By Eric van Heugten, Petra Chang and Jack Odle, North Carolina State University Department of Animal Science
Reducing piglet mortality pre- and post-weaning and improving the transition of pigs into the nursery have major implications on the profitability of pork production. Throughout lactation, a piglet’s only source of nutrition comes from the sow’s milk, which is followed by a dramatic change at weaning, when pigs are separated from their dams and usually offered a dry diet as their only means of nutrition. The ultimate results of this weaning stress are decreased growth performance post-weaning, increased number of no value pigs, decreased gastro-intestinal health and increased veterinary intervention to treat pigs suffering from diarrhea.
Long-chain polyunsaturated fatty acids, as precursors of prostaglandins, have been shown to improve intestinal barrier function and recovery following intestinal injury. The intestinal mucosa of suckling piglets can be enriched with LCPUFA by feeding increasing levels of these compounds and can provide protection against intestinal damage. We hypothesized that supplementation of the sow diet with LCPUFA will enrich sow milk and subsequently the intestinal tissue of the nursing piglet with LCPUFA. We focused specifically on arachidonic acid (C20:4 n-6) and eicosapentaenoic acid (C20:5 n-3). By delivering these fatty acids through the milk, we expected to prophylactically promote gut health, thereby improving survival and performance.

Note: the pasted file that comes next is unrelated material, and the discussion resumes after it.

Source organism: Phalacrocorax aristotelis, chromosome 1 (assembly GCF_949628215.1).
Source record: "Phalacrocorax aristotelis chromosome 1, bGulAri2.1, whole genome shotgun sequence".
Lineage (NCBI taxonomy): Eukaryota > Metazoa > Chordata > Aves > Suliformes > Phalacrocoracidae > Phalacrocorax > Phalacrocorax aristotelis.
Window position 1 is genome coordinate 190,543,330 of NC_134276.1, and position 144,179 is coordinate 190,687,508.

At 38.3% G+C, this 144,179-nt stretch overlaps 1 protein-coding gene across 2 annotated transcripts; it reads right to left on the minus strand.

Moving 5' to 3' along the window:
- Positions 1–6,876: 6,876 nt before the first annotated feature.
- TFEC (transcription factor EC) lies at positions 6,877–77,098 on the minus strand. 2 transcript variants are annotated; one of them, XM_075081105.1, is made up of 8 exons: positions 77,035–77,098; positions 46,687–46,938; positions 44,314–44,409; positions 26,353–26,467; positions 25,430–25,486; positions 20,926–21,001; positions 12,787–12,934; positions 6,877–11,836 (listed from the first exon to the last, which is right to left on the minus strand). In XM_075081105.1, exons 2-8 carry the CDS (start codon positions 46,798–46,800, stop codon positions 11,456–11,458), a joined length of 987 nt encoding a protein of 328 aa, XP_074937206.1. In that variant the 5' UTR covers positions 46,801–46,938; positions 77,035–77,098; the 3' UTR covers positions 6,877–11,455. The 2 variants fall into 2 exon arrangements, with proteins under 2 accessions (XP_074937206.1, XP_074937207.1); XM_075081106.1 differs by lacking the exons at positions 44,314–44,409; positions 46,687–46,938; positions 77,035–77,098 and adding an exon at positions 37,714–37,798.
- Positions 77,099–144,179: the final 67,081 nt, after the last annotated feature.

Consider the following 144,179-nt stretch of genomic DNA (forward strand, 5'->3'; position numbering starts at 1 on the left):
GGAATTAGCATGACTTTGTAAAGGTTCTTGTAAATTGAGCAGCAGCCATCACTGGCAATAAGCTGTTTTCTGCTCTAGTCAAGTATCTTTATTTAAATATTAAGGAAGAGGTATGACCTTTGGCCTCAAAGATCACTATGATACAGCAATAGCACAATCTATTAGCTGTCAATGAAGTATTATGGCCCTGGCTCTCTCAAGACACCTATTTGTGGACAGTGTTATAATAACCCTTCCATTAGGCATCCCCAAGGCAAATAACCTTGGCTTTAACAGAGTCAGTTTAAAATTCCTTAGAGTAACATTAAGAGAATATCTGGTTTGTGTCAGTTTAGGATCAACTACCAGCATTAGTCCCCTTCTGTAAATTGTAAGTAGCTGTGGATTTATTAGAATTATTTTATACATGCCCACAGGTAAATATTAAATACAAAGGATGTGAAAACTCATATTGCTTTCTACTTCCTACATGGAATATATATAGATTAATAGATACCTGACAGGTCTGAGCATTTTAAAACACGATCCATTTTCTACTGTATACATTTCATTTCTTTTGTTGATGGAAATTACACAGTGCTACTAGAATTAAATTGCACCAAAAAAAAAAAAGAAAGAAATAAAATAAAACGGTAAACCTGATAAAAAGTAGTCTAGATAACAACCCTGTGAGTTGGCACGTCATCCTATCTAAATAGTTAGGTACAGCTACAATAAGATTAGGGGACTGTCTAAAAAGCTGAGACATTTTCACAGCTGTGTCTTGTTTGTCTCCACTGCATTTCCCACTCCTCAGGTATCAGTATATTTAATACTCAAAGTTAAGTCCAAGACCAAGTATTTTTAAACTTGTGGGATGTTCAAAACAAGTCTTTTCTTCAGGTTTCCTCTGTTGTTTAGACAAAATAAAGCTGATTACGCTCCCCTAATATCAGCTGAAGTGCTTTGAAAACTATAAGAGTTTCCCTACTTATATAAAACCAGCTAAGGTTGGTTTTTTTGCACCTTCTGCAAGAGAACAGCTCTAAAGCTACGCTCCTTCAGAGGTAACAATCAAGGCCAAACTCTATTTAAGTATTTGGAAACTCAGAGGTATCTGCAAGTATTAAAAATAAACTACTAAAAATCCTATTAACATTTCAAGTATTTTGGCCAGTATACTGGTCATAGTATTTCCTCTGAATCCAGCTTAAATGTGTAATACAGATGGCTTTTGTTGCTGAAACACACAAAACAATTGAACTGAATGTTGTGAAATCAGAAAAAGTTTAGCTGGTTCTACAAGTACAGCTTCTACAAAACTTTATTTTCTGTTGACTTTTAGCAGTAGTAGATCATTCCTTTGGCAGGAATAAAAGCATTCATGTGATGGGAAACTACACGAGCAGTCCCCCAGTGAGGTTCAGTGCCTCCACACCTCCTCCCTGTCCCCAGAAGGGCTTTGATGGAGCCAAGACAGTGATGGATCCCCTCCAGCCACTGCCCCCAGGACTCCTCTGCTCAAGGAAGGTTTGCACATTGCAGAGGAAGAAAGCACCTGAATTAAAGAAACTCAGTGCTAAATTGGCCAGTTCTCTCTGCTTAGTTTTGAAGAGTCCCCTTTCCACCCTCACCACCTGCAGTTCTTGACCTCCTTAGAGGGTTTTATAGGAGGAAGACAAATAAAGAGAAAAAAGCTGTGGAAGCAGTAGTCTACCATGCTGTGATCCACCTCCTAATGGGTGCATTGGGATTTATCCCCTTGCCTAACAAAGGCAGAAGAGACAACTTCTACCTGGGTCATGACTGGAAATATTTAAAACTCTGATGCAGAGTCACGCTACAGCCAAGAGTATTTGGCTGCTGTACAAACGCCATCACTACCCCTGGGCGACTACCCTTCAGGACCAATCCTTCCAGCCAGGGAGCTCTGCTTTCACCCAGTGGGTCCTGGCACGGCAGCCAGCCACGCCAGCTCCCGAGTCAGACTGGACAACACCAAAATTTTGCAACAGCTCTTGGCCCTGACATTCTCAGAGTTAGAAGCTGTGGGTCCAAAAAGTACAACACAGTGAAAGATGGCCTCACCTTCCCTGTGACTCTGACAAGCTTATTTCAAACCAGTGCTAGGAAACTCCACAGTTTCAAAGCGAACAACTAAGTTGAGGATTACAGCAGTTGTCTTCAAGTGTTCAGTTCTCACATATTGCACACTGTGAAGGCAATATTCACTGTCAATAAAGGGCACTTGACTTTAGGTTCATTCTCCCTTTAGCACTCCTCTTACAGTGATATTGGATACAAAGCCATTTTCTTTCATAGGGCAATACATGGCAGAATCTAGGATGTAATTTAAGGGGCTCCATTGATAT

We conducted a study to determine the dose and duration of ARA and EPA supplementation required to efficiently enrich sow milk and intestinal tissue of suckling piglets and to determine its effects on pre- and post-weaning performance of pigs in a commercial production flow.
Sixty sows were assigned to five dietary treatments, consisting of: 1) Control (palm kernel oil); 2) 72.5 grams per day of ARA; 3) 145 grams per day of ARA; 4) 72.5 grams per day of EPA and 5) 145 grams per day of EPA. Sows were supplemented for 14 days prior to weaning with lipid mixtures containing the targeted concentrations of ARA and EPA once daily. Concentrations of ARA in milk increased linearly (P<0.001) with ARA supplementation on Day 6 and 13 and were higher on Day 13 compared to Day 6 for the 145 grams per day ARA treatment (Figure 1). Similarly, milk EPA concentrations linearly increased (P<0.01) with EPA supplementation on Day 6 and Day 13 and tended to be higher on Day 13 compared to Day 6 when 145 grams per day of EPA was fed.
Concentrations of ARA and EPA in intestinal mucosa of piglets, measured after seven and 14 days of supplementation in lactation and seven days post-weaning, linearly increased (P<0.01) with ARA and EPA supplementation, respectively (Figure 2). Mucosal ARA and EPA concentrations increased during lactation, but decreased after pigs were weaned.
In this study, we successfully demonstrated that sow milk concentrations of ARA and EPA can be increased progressively by supplementing these LCPUFA in sow diets. Increased ARA and EPA in milk directly influenced ARA and EPA by increasing enrichment in the intestinal mucosa of piglets. The effect that this enrichment with ARA and EPA may have on survival rate, growth rate and total weight of pigs produced by the sow remains to be evaluated in large-scale studies.